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This course provides an intensive, hands-on introduction to system dynamics, a unique framework for understanding and managing complex businesses and organizations. Participants are introduced to a variety of tools, including mapping techniques, simulation models, and MIT’s “management flight simulators” to help them understand the sources of persistent problems and how business decisions may result in complicated cause-and-effect loops.
In a world of growing complexity, many of the most vexing problems facing managers arise from the unanticipated side-effects of their own past actions. In response, organizations struggle to increase the speed of learning and adopt a more systemic approach. The challenge is to move beyond outdated slogans about accelerated learning and “thinking systemically” to implementing practical tools that help managers design better operating policies, understand complexity, and guide effective change.
This program introduces participants to system dynamics, a powerful framework for identifying, designing, and implementing high-leverage interventions for sustained success in complex systems. It has been used successfully in diverse industries and organizations, such as Airbus, Compaq, General Motors, Hewlett-Packard, Intel, and Merck. Developed at MIT more than fifty years ago by computer pioneer Jay Forrester, system dynamics led to the creation of management flight simulators that allow managers to accelerate learning, experience the long-term side effects of decisions, and design structures and strategies for greater success.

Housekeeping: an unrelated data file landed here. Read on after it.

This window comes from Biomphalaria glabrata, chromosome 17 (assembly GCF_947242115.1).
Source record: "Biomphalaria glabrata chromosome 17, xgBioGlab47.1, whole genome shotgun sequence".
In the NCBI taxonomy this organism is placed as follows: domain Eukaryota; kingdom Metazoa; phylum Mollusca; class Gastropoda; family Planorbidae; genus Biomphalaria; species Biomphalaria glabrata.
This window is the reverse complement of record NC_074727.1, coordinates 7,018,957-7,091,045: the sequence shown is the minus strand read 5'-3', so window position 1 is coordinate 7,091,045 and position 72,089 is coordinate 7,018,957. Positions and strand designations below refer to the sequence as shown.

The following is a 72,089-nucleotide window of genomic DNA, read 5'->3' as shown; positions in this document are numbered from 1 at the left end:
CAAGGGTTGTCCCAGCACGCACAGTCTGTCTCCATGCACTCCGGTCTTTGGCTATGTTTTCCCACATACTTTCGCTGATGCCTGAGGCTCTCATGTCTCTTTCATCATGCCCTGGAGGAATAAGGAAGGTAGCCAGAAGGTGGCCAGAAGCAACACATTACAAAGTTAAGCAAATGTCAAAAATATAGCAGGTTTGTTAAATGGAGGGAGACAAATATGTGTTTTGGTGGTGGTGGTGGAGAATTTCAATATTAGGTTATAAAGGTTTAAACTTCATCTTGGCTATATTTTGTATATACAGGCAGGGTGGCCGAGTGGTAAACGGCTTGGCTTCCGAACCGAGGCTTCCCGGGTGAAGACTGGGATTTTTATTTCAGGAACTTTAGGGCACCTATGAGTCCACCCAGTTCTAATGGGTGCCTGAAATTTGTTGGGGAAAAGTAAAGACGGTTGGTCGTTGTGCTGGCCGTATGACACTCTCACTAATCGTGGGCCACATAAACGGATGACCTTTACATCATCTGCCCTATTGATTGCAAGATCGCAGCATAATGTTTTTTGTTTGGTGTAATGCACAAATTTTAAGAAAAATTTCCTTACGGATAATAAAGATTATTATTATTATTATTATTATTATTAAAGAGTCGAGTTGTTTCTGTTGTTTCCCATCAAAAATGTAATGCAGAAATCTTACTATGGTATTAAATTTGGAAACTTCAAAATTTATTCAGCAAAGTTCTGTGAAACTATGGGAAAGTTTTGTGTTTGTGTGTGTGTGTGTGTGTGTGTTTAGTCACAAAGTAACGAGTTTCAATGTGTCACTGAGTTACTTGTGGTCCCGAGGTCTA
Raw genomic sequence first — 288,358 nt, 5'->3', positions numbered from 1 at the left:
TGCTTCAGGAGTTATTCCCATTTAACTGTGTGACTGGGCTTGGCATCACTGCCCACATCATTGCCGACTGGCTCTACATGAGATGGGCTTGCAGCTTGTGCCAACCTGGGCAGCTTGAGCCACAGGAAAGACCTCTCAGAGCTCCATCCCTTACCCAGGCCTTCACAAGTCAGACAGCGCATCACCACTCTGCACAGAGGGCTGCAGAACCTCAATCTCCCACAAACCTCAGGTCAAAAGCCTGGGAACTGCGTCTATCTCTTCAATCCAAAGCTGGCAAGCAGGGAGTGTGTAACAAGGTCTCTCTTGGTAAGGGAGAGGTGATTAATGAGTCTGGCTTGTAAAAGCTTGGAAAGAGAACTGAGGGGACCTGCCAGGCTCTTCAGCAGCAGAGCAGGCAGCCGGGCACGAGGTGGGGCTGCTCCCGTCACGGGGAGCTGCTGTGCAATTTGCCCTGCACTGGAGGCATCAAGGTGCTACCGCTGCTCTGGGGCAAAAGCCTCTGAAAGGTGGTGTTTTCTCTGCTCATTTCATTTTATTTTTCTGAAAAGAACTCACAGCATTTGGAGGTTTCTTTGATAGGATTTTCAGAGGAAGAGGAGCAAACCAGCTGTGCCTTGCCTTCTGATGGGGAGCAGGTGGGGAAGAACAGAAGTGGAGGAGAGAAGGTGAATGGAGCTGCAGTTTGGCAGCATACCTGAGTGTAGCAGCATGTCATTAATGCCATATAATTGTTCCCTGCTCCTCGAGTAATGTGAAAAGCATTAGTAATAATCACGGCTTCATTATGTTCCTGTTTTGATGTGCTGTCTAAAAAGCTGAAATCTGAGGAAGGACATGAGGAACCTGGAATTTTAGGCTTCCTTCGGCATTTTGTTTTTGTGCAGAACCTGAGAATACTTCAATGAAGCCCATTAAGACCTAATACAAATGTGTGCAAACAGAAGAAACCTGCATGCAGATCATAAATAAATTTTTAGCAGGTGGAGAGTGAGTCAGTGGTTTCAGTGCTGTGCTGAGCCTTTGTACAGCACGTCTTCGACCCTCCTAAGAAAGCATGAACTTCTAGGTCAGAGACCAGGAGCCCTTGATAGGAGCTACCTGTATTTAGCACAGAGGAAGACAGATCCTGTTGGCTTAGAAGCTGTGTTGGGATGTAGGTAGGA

Through intensive, hands-on workshops and interactive experiments, participants will be exposed to the principles of systems thinking and practical methods for putting them into action. They will be introduced to a variety of tools, including mapping techniques, simulation models, and MIT’s management flight simulators—such as the Beer Game — which they can apply to their own business environment as soon as they complete the program. Throughout the week, participants work in small groups and interact closely with the course leaders, Professors Sterman and Repenning.
THE BEER GAME
“There is no actual beer in the Beer Game,” says John Sterman.
Rather, the Beer Game is a table game, developed in the late 1950s by digital computing pioneer and Sloan professor Jay Forrester, SM ’45. Played with pen, paper, printed plastic tablecloths, and poker chips, it simulates the supply chain of the beer industry. In so doing, it illuminates aspects of system dynamics, a signature mode of MIT thought: it illustrates the nonlinear complexities of supply chains and the way individuals are circumscribed by the systems in which they act.
“In my view, the real purpose and real value of a Sloan education are to develop [students’] capabilities as systems thinkers and the leadership abilities to use those capabilities to build the world we truly want. Not for the short run. Not to boost the bottom line, or to pump up the stock price. But to create the world we truly want, for the long run.”
You will receive a certificate of course completion at the conclusion of this course. You may also be interested in our Executive Certificates which are designed around a central themed track and consist of several courses. Learn more.